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The Dedication of the Basilica of Saint Savior

On the ninth day of November each year the whole Catholic Church celebrates the dedication of the glorious Archbasilica of the Most Holy Saviour and Sts. John the Baptist and the Evangelist at the Lateran, or more commonly: Saint John Lateran.  This is the mother Church of the entire Church (many mistake Saint Peters to be this), which is the heart of Rome and thus is the heart of the entire Church.  It is a day reserved for a great outpouring of love for Holy Mother Church and for her head the Holy Father in Rome.  All ought to pray with great fervor on this day for propagation of the true Faith by the expansion of the one true Church, and especially one must pray for the Holy Father.

In his unparalleled work The Liturgical Year, the incorrupt Benedictine Dom Gueranger (founder of the Solemn Congregation) takes today’s Feast as an opportunity to discuss to Liturgical Rites of the Dedication of a Church.  For most Catholics the dedication of a Church is something they have never experienced, or if they have it has been in the very barren form in the new Rite of the Liturgy.  But the Dedication of a Church is one of the amazing events one will ever have the opportunity to witness.  That is, of course, if they are able to see the traditional form of the Consecration of an entire Church.  The ceremony lasts many hours (depending on the size of the Church and number of altars maybe 5-6 hours) and every moment is steeped in such incredibly rich symbolism one could spend the rest of their life studying this one Rite of the Churches Liturgy and never exhaust the many avenues of discovery.

A few hundred individuals were very blessed to be present for the Consecration of the Saints Peter and Paul Chapel of Our Lady of Guadalupe Seminary in Denton, Nebraska on March 3rd of 2010.  The form used was that of 1962 which was but a slightly abbreviated form of what had been used all the way back to the time of the dedication of the Church being celebrated in this Feast.  It is an experience that one could never forget and which will, as those who attended have attested, deepen one’s understanding of the Catholic Faith, Liturgy, and the Priesthood so much that one will be a changed person for having witnessed it.  What is so wonderful is that thanks to EWTN anyone can witness this event on video!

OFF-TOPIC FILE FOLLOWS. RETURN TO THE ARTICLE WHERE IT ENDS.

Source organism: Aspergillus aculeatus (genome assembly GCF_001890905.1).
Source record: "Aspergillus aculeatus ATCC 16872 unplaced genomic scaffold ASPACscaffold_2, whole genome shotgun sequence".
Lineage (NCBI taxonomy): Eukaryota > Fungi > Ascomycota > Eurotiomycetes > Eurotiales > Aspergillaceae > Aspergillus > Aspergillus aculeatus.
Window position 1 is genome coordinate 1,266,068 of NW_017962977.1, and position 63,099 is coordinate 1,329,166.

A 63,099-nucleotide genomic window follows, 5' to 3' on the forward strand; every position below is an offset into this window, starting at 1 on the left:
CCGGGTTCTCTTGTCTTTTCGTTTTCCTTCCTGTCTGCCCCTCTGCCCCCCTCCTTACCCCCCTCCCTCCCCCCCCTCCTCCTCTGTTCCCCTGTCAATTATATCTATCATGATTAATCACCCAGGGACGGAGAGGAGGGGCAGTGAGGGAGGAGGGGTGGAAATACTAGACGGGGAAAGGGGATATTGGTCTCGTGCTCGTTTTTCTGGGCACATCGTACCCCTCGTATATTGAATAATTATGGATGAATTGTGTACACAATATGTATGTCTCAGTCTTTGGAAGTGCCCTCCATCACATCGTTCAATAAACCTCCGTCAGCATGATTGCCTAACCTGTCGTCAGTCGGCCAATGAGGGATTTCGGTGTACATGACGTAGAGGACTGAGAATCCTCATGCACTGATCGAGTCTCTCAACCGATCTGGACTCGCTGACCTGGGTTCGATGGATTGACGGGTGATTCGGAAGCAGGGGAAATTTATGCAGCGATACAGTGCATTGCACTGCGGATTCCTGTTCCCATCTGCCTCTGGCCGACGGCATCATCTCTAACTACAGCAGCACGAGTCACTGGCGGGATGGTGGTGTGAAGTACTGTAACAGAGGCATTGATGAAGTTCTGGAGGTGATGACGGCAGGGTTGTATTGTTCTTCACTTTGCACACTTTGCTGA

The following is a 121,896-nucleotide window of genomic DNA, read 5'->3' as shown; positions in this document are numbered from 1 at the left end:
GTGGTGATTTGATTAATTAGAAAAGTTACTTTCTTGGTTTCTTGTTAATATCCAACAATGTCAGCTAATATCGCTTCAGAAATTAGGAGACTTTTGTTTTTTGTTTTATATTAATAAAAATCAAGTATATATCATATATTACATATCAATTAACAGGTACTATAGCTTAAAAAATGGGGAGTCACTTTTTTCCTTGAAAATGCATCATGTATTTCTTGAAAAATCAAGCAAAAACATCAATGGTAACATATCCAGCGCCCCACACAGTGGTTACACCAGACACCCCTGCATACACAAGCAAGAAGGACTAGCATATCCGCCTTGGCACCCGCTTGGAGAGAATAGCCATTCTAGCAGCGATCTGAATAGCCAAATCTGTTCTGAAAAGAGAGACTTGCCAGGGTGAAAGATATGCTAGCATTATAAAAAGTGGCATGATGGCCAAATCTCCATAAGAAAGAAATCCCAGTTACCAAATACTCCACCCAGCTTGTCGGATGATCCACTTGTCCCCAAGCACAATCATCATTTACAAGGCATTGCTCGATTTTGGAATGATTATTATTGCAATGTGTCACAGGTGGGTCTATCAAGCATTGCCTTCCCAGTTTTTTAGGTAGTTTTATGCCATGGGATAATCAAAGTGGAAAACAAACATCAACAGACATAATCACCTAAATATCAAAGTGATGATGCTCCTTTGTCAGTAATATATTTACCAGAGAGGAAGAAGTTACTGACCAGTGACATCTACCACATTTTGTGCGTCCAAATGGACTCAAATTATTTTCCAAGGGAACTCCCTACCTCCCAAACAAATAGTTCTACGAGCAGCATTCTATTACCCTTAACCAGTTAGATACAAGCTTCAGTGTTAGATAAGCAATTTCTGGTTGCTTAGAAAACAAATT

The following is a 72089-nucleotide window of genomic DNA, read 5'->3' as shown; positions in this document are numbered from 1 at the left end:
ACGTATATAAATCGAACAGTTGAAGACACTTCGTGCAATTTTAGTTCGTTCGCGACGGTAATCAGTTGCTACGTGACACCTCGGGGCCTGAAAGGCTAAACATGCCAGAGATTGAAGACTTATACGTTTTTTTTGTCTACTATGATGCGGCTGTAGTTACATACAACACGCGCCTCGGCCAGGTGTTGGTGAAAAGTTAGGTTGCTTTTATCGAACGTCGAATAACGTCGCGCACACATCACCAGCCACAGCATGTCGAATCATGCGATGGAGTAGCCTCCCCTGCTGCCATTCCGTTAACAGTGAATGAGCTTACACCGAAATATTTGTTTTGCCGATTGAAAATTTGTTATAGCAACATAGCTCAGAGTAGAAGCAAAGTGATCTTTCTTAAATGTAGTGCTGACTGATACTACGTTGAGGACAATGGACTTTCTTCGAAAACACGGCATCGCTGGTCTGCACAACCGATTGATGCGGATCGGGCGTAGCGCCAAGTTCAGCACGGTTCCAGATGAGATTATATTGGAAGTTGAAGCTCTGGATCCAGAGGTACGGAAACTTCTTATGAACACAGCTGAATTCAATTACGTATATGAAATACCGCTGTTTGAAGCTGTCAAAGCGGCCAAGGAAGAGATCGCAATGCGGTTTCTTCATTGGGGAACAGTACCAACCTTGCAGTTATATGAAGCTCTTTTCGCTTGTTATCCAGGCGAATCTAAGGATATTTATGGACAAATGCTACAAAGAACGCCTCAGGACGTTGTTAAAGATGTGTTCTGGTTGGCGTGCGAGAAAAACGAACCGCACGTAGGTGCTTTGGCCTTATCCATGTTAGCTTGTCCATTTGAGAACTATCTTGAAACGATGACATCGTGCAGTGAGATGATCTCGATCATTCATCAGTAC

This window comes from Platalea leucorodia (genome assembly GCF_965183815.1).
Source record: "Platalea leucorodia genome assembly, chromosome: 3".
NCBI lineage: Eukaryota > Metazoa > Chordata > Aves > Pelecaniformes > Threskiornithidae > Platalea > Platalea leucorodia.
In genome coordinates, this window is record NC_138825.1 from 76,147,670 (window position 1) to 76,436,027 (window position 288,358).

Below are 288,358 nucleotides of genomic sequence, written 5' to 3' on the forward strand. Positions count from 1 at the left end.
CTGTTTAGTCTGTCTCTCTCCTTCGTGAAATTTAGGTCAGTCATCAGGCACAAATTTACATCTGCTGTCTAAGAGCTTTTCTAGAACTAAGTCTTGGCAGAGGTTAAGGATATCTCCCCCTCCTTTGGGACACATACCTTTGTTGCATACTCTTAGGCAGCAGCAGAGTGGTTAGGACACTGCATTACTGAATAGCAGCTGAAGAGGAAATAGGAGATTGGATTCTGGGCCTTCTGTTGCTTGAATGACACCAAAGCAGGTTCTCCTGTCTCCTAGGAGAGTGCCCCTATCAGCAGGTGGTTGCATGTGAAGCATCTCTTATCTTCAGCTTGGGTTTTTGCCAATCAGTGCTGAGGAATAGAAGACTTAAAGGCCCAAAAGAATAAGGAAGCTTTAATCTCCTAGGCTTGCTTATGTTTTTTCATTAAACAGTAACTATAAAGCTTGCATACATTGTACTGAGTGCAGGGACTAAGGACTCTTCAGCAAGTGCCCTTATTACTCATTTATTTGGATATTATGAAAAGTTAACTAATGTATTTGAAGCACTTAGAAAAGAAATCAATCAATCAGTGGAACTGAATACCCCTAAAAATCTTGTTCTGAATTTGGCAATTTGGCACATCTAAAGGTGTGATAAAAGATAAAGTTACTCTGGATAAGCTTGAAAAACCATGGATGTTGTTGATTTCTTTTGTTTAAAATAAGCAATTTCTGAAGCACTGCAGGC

You can see images of the consecration here.

And here you can support the seminary and watch the entire amazing liturgy by buying it on DVD.

Hymns from the Divine Office for the Feast of the Dedication of Saint Savior

Matins and Vespers

Caelestis urbs Ierusalem,
Beata pacis visio,
Quae celsa de viventibus
Saxis ad astra tolleris,
Sponsaeque ritu cingeris
Mille angelorum millibus.O sorte nupta prospera,
Dotata Patris gloria,
Respersa Sponsi gratia,
Regina formosissima,
Christo iugata principi,
Caeli corusca civitas.

Hic margaritis emicant,
Patentque cunctis ostia:
Virtute namque praevia
Mortalis illuc ducitur,
Amore Christi percitus
Tormenta quisquis sustinet.

Scalpri salubris ictibus,
Et tunsione plurima,
Fabri polita malleo
Hanc saxa molem construunt,
Aptisque iuncta nexibus
Locantur in fastigio.

Decus Parenti debitum
Sit usquequaque Altissimo,
Natoque Patris unico,
Et inclyto Paraclito,
Cui laus, potestas, gloria
Aeterna sit per saecula. Amen.

Matins and Vespers

Thou heavenly, new Jerusalem,
Vision of peace in prophet’s dream!
With living stones built up on high,
And rising to yon starry sky;
In bridal pomp thy form is crowned,
With thousand thousand angels round!O bride, betrothed in happy hour,
The Father’s glory is thy dower;
The bridegroom’s grace is shed on thee
Thou queen all fair eternally;
To Christ allied, thy Prince adored,
Bright shining city of the Lord!

Behold with pearls they glittering stand
thy peaceful gates to all expand;
By grace and strength divinely shed
Each mortal thither may be led;
Who, kindled by Christ’s love, will dare
All earthly sufferings now to bear.

By many a salutary stroke,
By many a weary blow that broke,
Or polished with a workman’s skill,
The stones that form that glorious pile,
They all are fitly framed to lie
In their appointed place on high.

Fair and well pleasing in thy sight,
Parent most high, enthroned in light,
And for thine only Son most meet,
And thee, all-glorious Paraclete,
To whom praise, power, and glory rise
Forever through the eternal skies. Amen.


Alto ex Olympi vertice
Summi Parentis Filius,
Ceu monte desectus lapis
Terras in imas decidens,
Domus supernae, et infimae,
Utrumque iunxit angulum.Sed illa sedes caelitum
Semper resultat laudibus,
Deumque Trinum et Unicum
Iugi canore praedicat:
Illi canentes iungimur
Almae Sionis aemuli.

Haec templa, Rex caelestium,
Imple benigno lumine:
Huc o rogatus adveni,
Plebisque vota suscipe,
Et nostra corda iugiter